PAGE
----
The Kellogg-Briand Pact, a reununciation of war as an instrument of international policy, was signed on August 27, 1928 in Paris. It was named for US Secretary of State Frank B. Kellogg and French foreign minister Aristide Briand. 61 countries ultimately signed the Pact.
Wikipedia tells me:
‘In its original form, the Pact of Paris was a renunciation of war between France and the US. However, Frank B. Kellogg, then U.S. Secretary of State, wanted to retain American freedom of action; he thus responded with a proposal for a multilateral pact against war open for all nations to become signatories, in hopes of diluting the French proposal into a meaningless statement of utopian idealism.’
Someone’s tagged that, er, “provocative” statement with a ‘dubious’ footnote, which makes me get all misty about the exchange of ideas that is Wikipedia. That’s my sarcastic voice, in case you can’t see me rolling my eyes. Regardless, there’s no need to point out what happened in the years following the Kellogg-Briand pact… proving, I’m sure, that utopian idealism is hardly worth your time, since the main alternative is soooooooooooooooooo rockin’. That’s also my sarcastic voice. I’m still rolling my eyes.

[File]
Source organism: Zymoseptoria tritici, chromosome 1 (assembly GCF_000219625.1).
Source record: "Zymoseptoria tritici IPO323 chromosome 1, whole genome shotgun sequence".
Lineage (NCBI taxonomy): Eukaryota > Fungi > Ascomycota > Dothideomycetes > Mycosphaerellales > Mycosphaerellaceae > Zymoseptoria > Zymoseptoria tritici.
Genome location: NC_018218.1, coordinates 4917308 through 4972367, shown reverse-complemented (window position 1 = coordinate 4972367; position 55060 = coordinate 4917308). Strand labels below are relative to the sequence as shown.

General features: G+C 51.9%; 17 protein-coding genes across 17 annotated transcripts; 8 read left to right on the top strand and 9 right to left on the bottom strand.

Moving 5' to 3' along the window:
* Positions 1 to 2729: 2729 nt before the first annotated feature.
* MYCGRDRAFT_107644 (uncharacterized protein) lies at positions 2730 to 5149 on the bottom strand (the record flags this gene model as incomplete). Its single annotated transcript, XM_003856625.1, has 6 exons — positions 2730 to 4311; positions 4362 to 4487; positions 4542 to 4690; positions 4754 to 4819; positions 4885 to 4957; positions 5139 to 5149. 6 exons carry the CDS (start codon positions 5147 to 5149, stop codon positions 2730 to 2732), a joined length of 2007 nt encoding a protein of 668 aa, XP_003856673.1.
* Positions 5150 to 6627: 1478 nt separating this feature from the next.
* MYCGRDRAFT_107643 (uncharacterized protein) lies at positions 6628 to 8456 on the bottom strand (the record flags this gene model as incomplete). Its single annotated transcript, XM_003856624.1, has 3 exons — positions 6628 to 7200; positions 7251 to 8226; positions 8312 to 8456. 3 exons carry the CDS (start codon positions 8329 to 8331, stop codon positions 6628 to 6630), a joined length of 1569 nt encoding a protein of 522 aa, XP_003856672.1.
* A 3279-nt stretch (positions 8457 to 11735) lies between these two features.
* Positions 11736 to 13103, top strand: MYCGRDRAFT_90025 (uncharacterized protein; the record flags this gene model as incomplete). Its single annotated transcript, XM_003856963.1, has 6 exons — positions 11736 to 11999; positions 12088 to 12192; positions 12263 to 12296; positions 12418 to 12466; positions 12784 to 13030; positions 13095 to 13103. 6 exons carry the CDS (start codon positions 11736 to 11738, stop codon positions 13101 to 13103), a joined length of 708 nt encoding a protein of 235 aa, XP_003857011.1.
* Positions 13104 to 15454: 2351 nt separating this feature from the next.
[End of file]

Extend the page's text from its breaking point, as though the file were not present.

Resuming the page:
Info & image of Frank B. Kellogg from Wikipedia.